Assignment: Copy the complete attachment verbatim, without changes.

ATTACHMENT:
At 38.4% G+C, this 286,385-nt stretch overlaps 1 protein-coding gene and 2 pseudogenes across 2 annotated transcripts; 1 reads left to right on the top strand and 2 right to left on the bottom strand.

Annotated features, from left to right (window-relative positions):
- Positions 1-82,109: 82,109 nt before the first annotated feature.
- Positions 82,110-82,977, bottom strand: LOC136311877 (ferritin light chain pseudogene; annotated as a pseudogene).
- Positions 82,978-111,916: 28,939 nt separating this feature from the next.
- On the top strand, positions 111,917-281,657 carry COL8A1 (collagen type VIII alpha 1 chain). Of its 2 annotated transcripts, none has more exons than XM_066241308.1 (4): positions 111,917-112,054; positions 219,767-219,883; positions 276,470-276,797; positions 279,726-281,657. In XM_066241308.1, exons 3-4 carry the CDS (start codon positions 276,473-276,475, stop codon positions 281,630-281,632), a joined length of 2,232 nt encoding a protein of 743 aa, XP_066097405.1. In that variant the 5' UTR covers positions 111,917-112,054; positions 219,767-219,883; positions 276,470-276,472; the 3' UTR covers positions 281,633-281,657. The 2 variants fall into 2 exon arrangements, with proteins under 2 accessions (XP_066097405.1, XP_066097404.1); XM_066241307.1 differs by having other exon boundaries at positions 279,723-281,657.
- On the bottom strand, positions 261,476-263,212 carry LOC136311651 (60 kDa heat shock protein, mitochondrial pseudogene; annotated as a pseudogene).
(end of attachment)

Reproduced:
At 38.4% G+C, this 286,385-nt stretch overlaps 1 protein-coding gene and 2 pseudogenes across 2 annotated transcripts; 1 reads left to right on the top strand and 2 right to left on the bottom strand.

Annotated features, from left to right (window-relative positions):
- Positions 1-82,109: 82,109 nt before the first annotated feature.
- Positions 82,110-82,977, bottom strand: LOC136311877 (ferritin light chain pseudogene; annotated as a pseudogene).
- Positions 82,978-111,916: 28,939 nt separating this feature from the next.
- On the top strand, positions 111,917-281,657 carry COL8A1 (collagen type VIII alpha 1 chain). Of its 2 annotated transcripts, none has more exons than XM_066241308.1 (4): positions 111,917-112,054; positions 219,767-219,883; positions 276,470-276,797; positions 279,726-281,657. In XM_066241308.1, exons 3-4 carry the CDS (start codon positions 276,473-276,475, stop codon positions 281,630-281,632), a joined length of 2,232 nt encoding a protein of 743 aa, XP_066097405.1. In that variant the 5' UTR covers positions 111,917-112,054; positions 219,767-219,883; positions 276,470-276,472; the 3' UTR covers positions 281,633-281,657. The 2 variants fall into 2 exon arrangements, with proteins under 2 accessions (XP_066097405.1, XP_066097404.1); XM_066241307.1 differs by having other exon boundaries at positions 279,723-281,657.
- On the bottom strand, positions 261,476-263,212 carry LOC136311651 (60 kDa heat shock protein, mitochondrial pseudogene; annotated as a pseudogene).